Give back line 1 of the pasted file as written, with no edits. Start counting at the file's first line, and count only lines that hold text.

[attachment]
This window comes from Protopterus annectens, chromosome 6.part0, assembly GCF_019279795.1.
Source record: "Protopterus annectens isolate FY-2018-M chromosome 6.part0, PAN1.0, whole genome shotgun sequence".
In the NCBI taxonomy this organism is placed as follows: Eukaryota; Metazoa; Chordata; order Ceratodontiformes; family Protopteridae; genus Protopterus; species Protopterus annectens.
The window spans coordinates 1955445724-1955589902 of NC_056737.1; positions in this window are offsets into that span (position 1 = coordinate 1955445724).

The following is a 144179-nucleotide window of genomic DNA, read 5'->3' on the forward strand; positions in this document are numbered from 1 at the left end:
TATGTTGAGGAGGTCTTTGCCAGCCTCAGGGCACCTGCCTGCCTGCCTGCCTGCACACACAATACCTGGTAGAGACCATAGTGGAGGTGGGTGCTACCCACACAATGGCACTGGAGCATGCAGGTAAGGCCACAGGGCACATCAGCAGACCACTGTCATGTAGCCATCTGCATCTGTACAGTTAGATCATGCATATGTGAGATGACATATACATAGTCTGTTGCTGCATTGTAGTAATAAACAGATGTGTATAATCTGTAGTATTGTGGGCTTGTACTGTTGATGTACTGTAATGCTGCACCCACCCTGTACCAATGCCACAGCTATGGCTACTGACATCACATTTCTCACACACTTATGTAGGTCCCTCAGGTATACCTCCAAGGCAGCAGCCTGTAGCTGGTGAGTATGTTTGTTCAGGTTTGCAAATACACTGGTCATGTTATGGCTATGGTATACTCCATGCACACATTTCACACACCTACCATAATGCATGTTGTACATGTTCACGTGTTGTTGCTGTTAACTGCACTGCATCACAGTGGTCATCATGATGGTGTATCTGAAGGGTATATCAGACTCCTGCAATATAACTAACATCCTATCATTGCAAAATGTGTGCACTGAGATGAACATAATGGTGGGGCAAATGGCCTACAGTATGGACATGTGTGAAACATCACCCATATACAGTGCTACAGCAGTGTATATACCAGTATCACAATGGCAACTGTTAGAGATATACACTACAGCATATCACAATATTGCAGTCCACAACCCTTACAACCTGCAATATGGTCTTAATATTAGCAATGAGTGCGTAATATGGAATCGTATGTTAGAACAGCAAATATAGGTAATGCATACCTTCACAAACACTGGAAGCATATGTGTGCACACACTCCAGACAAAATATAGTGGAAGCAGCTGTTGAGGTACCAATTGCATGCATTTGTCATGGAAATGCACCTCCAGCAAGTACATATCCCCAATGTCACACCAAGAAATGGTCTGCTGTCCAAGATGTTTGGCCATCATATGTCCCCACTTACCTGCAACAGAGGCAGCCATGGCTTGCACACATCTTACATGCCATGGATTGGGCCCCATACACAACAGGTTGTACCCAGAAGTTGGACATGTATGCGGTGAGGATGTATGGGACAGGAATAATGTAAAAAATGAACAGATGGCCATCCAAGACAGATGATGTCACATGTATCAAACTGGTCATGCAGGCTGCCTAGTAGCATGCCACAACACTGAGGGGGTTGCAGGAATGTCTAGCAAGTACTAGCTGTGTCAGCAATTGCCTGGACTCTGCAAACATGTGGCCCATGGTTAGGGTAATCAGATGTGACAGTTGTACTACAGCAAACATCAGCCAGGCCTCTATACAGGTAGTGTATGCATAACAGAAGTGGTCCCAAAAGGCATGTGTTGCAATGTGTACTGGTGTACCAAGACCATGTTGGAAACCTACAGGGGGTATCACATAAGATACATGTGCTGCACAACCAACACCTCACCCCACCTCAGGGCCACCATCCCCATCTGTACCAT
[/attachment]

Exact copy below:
This window comes from Protopterus annectens, chromosome 6.part0, assembly GCF_019279795.1.